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Scott A. Read, Stephen J. Vincent, Chuen-Seng Tan, Cheryl Ngo, Michael J. Collins, Seang-Mei Saw; Patterns of Daily Outdoor Light Exposure in Australian and Singaporean Children. Trans. Vis. Sci. Tech. 2018;7(3):8. doi: https://doi.org/10.1167/tvst.7.3.8.
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Myopia is rising in prevalence in many locations, and there is evidence that outdoor light exposure is a major environmental factor playing a role in myopia development. This study examined the patterns of daily light exposure in similarly aged children from two geographic locations (Australia and Singapore) known to exhibit differences in myopia prevalence.
Wearable light sensors were used to assess daily light exposure in 69 Singaporean children aged 8 to 12 years (mean, 9.2 ± 1.1) and 43 Australian children aged 10 to 12 years (mean, 11.3 ± 0.6). The mean daily time exposed to bright outdoor light (>1000 lux) and the number and duration of daily episodes of outdoor exposure were examined.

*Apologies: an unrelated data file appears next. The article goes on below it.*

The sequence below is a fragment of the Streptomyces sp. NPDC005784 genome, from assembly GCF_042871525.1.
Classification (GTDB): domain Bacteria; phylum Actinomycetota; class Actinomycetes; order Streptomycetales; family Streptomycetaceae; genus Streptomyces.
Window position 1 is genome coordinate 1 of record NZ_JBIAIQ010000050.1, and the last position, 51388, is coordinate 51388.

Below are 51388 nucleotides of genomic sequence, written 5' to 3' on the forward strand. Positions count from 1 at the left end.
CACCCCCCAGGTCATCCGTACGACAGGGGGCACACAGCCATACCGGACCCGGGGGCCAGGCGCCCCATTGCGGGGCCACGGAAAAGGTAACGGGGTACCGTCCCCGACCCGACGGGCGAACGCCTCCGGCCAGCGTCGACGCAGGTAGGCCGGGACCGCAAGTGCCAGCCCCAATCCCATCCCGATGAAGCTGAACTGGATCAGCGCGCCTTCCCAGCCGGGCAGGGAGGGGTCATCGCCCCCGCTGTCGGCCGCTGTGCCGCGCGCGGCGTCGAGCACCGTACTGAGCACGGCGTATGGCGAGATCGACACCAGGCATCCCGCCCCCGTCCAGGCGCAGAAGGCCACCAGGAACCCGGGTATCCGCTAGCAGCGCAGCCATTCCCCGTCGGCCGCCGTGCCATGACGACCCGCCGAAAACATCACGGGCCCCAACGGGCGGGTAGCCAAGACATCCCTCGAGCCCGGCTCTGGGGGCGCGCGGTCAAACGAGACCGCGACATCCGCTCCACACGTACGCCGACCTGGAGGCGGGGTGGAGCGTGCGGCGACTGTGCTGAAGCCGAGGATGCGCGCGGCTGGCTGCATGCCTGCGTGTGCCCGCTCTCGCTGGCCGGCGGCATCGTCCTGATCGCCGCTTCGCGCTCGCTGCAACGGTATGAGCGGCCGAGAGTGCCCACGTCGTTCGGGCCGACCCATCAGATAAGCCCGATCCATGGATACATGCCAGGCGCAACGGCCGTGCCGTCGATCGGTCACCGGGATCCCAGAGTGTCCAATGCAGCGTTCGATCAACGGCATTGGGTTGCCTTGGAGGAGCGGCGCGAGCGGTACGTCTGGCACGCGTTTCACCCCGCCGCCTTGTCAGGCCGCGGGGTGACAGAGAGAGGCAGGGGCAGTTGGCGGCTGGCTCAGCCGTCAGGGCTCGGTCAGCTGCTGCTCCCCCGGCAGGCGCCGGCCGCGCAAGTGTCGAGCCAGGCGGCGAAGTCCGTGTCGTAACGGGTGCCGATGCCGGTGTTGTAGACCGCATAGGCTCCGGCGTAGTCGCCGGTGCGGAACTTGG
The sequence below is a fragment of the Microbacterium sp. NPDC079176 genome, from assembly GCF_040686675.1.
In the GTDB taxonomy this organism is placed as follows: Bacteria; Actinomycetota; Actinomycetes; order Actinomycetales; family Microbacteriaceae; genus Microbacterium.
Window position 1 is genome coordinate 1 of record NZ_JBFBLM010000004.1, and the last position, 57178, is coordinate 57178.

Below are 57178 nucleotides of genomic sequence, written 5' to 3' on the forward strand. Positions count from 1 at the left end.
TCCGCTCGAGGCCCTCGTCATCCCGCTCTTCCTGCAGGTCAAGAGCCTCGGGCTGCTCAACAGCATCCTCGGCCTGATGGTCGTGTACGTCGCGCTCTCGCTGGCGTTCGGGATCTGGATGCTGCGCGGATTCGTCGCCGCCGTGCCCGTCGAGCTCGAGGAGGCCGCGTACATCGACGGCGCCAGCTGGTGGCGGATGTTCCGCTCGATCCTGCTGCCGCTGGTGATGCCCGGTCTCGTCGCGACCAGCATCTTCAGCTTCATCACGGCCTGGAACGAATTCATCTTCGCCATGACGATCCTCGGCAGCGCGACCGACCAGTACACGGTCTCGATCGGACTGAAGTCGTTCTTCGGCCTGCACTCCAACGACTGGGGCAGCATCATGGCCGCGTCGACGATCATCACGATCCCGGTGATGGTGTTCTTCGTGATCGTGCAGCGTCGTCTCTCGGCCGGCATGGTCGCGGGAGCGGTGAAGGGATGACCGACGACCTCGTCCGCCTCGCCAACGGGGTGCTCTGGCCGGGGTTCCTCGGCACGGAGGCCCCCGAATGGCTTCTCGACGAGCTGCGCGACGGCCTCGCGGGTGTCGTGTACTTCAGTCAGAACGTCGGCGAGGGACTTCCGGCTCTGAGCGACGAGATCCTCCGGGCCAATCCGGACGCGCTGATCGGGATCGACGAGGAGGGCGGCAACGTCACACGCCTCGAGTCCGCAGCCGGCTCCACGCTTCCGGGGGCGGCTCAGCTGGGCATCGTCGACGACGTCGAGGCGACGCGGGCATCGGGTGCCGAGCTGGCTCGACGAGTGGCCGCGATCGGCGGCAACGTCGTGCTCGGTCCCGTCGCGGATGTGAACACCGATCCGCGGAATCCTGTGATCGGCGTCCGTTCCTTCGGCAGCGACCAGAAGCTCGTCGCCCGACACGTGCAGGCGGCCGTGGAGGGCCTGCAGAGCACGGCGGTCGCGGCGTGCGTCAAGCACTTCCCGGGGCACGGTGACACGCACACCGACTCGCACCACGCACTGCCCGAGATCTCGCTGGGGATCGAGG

Patterns of daily outdoor light exposure differed substantially between Australia and Singapore. Australian children (105 ± 42 min/d) experienced significantly longer daily outdoor light exposure than Singaporean children (61 ± 40 min/d; P = 0.005), with the largest differences found on weekdays during school hours. Australian children (6.9 ± 1.5 episodes per day) had more frequent daily episodes of outdoor light exposure compared with Singaporean children (4.6 ± 1.5; P = 0.02); however, there was no significant difference in the mean duration of these episodes between countries (P = 0.54).
Children living in Singapore were exposed to significantly less daily outdoor light than Australian children, and these differences may be one of several factors contributing to the differences in myopia prevalence typically found between these populations.
Knowledge of these light exposure patterns may assist in the design of outdoor interventions, including school programs, to increase outdoor time in urban Asian populations.
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